Run time: 122 mins
In Theaters: Wednesday 26th December 1973
Box Office Worldwide: $441.1M
Distributed by: Warner Bros. Pictures
Production compaines: Warner Bros. Pictures
Contactmusic.com: 4.5 / 5
Rotten Tomatoes: 87%
Fresh: 58 Rotten: 9
IMDB: 8.0 / 10
Director: William Friedkin
Producer: William Peter Blatty
Screenwriter: William Peter Blatty
Starring: Linda Blair as Regan, Max von Sydow as Father Merrin, Ellen Burstyn as Chris MacNeil, Jason Miller as Father Karras, Lee J. Cobb as Lt. Kinderman, Kitty Winn as Sharon, William O'Malley as Father Dyer, Jack MacGowran as Burke Dennings, Barton Heyman as Dr. Klein, Peter Masterson as Dr. Barringer - Clinic Director (as Pete Masterson), Rudolf Schündler as Karl, Robert Symonds as Dr. Taney, Titos Vandis as Karras' Uncle, Donna Mitchell as Mary Jo Perrin, Robert Gerringer as Senator at Party, Mercedes McCambridge as Demon (voice), Eileen Dietz as Captain Howdy / Regan Double
People may forget that The Exorcist, recently screened at the Boston Film Festival and now hitting wide re-release, was a wildly independent movie when that particular movement was really getting in gear. Shocking and blasphemous-beyond-words in 1973, the story of a sweet little girl's demonic possession still has a renegade feel today -- the introductory exposition takes nearly forty minutes, the use of profane language is disgusting and thrilling, even by today's standards, and the long battle at the film's end is relentless.
For the most part, Friedkin's eleven minutes worth of added sequences work, and Exorcist fans (me included) are already familiar with most of them via its laserdisc release. First, there's more time spent with young Regan in the medical offices, giving a broader evolution to her "sickness," though this isn't really needed, especially when young Linda Blair's acting is below par. (Some of the doctor talk gets some healthy chuckles when he discusses an unknown drug called Ritalin.) There's also a fresh ending that gives a little more credence to William Peter Blatty's outstanding screenplay, a signature Friedkin once publicly wished he had initially included.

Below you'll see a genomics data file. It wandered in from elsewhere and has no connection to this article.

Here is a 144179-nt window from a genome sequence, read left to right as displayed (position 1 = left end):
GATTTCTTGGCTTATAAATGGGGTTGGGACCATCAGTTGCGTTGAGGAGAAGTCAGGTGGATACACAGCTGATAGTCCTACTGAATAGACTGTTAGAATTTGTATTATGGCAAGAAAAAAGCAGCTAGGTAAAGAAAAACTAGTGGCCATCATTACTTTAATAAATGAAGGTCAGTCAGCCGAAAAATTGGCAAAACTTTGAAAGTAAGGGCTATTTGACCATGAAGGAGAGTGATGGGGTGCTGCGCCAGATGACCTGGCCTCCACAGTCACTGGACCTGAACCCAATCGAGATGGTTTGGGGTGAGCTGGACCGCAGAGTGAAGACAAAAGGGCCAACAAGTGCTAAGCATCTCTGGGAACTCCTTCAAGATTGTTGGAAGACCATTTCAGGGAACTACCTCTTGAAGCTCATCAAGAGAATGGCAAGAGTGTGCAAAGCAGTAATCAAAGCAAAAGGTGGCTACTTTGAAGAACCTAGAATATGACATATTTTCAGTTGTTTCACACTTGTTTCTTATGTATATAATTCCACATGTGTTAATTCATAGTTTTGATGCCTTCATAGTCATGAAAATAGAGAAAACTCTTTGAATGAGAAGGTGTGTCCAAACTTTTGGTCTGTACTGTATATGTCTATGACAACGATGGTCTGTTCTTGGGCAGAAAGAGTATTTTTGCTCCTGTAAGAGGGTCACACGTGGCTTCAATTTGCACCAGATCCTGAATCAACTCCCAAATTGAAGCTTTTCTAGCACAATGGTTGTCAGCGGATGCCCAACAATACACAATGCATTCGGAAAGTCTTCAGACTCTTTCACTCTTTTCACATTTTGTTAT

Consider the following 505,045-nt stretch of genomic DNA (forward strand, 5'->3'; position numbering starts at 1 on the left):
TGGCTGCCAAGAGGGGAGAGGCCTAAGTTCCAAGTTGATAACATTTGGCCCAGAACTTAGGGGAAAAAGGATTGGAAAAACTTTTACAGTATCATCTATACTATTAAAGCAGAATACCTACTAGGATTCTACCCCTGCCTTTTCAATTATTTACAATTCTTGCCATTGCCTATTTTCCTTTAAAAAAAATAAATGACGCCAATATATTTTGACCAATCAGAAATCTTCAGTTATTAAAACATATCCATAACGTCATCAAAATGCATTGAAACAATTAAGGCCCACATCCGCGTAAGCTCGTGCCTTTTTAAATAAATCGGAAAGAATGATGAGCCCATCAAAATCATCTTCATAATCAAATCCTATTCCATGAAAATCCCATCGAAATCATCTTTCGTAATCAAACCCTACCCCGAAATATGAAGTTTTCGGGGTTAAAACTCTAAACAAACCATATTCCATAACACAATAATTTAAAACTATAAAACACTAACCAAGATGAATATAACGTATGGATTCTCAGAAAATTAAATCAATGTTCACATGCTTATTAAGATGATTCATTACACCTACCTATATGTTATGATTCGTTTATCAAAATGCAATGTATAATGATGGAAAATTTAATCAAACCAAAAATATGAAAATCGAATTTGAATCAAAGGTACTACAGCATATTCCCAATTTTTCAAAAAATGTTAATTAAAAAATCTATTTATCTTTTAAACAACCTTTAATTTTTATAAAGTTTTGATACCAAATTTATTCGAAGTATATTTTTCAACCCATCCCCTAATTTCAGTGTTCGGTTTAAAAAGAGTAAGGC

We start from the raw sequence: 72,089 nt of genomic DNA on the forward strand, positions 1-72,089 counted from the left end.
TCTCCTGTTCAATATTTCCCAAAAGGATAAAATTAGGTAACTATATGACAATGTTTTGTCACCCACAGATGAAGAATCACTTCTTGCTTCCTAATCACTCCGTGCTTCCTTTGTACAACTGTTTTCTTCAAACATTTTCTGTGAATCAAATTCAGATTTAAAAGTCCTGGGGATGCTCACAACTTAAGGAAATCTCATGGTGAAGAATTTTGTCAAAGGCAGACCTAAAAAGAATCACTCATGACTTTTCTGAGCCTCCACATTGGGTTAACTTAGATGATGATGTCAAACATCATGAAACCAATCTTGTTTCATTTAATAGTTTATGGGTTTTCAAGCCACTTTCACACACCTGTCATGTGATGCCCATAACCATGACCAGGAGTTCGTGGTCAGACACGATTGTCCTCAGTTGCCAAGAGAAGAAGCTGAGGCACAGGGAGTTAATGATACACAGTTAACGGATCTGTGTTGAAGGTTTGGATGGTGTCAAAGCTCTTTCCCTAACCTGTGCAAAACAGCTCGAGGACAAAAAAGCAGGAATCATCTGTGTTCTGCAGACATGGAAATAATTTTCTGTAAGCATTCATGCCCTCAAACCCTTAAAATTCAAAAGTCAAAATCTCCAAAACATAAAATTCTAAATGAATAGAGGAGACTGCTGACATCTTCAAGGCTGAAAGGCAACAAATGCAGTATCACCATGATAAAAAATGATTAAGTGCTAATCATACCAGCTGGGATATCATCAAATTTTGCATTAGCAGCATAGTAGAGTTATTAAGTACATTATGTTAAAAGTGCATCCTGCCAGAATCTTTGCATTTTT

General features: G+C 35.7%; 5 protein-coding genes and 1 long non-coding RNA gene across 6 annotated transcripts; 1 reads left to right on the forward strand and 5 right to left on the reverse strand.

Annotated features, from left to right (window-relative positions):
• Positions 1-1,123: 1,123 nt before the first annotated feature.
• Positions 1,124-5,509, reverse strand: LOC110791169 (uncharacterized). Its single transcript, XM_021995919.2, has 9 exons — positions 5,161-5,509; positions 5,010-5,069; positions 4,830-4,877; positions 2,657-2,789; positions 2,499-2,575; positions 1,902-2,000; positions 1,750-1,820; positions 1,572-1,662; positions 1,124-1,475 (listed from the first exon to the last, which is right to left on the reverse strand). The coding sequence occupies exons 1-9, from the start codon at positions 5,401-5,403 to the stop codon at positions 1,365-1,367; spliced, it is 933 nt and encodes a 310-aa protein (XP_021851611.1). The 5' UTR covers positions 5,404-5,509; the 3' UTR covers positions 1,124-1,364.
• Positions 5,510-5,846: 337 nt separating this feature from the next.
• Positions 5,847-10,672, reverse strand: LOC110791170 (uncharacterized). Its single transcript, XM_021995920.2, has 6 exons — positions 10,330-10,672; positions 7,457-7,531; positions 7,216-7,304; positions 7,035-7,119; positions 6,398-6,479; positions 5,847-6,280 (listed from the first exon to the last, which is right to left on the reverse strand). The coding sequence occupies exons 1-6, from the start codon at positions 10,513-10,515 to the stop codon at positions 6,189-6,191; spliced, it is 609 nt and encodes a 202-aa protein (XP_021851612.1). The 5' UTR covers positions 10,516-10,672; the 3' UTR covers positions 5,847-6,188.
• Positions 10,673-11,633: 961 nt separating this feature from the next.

Then, there's the infamous "crabwalk." Known to most fans, and only previously seen in a rough cut, it is a physical stunt that Friedkin and Blatty originally planned to use to further illustrate Regan's mind-jarring body sacrifice. In short, Regan "crabwalks," speeding backwards on just hands and feet, to the horror of a few witnesses. In the director's "new" version, it's used to punctuate an already gripping scene with a huge, eye-popping exclamation point. If you think you've seen it, you haven't really until this.
One of the biggest factors that really sets this movie apart from what we've come to know as "horror" is the acting. Ellen Burstyn, who would go on to win an Oscar a year later for Alice Doesn't Live Here Anymore, is nearly perfect, setting the stage as the doting, atheist mother, having us shriek along with her at the terror that takes over her life. Lee J. Cobb is steady as the unknowing Detective Kinderman, and God only knows what little Linda Blair had to endure.
But if you asked me in 1973 (though I was only 5), I would've guessed that Jason Miller, in his film debut as the tortured Father Karras, would come away with the most successful career. With a movie star countenance and a gruff voice, he plays Karras as intense, eternally conflicted, and totally believable. He is the true center and morality of the movie. I wonder why his other notable roles have been so few, including the cult classic The Ninth Configuration and a reprisal of Father Karras in The Exorcist III.
The powerful acting stands up after all these years, and Friedkin has even supervised a new surround sound mix (as if the sound effects aren't scary enough). I could do without some of the added music, and those new scenes can be hit and miss, but you find me another director that handles a movie with such gravity, suspense, and style, and I'll see his pictures every time.
To Hell and back.